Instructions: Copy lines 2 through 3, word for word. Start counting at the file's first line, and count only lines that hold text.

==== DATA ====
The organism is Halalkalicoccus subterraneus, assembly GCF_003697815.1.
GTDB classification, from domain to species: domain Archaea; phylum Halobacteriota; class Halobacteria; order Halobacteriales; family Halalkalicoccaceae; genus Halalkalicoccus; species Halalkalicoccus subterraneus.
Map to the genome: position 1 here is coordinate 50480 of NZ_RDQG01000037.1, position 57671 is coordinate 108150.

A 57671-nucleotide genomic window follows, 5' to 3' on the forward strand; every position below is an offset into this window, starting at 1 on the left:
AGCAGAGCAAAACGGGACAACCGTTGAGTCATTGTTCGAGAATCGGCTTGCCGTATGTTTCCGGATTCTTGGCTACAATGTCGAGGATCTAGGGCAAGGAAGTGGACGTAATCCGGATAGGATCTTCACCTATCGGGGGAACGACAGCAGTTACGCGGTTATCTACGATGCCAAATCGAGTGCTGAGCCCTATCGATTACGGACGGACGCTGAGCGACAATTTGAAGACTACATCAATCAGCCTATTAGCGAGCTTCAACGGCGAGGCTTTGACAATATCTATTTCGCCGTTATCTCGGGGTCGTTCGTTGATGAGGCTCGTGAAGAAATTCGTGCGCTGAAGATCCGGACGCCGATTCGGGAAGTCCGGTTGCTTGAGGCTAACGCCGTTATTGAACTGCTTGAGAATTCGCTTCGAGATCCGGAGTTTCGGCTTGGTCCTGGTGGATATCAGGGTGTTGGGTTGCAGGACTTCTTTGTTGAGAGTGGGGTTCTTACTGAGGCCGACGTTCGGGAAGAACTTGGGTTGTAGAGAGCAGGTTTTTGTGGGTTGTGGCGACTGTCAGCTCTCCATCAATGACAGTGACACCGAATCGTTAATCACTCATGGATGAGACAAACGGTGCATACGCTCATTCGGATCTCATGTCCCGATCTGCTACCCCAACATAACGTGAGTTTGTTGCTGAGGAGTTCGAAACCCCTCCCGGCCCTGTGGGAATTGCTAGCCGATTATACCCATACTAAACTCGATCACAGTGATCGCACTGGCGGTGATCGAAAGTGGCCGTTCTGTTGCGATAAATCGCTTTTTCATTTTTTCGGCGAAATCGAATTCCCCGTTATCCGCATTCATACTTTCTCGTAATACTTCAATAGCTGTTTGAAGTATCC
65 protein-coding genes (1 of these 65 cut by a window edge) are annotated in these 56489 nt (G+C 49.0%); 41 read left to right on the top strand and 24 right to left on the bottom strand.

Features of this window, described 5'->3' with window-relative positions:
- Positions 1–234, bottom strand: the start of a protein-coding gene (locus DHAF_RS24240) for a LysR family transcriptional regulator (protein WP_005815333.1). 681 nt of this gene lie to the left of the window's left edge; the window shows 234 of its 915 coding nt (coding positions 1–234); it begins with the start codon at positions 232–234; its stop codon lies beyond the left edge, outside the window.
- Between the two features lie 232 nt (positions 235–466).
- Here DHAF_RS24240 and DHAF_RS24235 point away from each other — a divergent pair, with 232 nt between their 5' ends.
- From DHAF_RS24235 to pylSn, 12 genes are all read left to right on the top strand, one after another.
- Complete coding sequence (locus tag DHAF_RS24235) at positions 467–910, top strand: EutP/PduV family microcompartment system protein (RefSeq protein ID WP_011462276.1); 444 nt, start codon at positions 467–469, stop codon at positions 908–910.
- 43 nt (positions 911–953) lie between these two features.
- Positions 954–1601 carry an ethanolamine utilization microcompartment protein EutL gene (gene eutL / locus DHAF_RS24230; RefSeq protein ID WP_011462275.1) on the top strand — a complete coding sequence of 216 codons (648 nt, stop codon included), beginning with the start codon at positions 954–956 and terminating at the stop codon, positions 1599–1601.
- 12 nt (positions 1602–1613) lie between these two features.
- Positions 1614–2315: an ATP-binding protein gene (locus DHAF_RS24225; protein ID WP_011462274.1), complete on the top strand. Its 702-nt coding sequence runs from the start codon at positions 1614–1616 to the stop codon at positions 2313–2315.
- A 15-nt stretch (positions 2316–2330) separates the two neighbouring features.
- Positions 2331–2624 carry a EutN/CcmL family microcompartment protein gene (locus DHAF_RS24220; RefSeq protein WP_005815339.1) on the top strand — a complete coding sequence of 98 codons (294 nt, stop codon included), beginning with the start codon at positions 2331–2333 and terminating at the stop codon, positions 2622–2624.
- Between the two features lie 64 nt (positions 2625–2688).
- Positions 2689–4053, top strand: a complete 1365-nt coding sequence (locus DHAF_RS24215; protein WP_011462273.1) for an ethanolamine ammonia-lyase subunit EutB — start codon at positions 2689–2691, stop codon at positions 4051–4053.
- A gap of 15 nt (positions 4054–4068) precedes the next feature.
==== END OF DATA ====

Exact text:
GTDB classification, from domain to species: domain Archaea; phylum Halobacteriota; class Halobacteria; order Halobacteriales; family Halalkalicoccaceae; genus Halalkalicoccus; species Halalkalicoccus subterraneus.
Map to the genome: position 1 here is coordinate 50480 of NZ_RDQG01000037.1, position 57671 is coordinate 108150.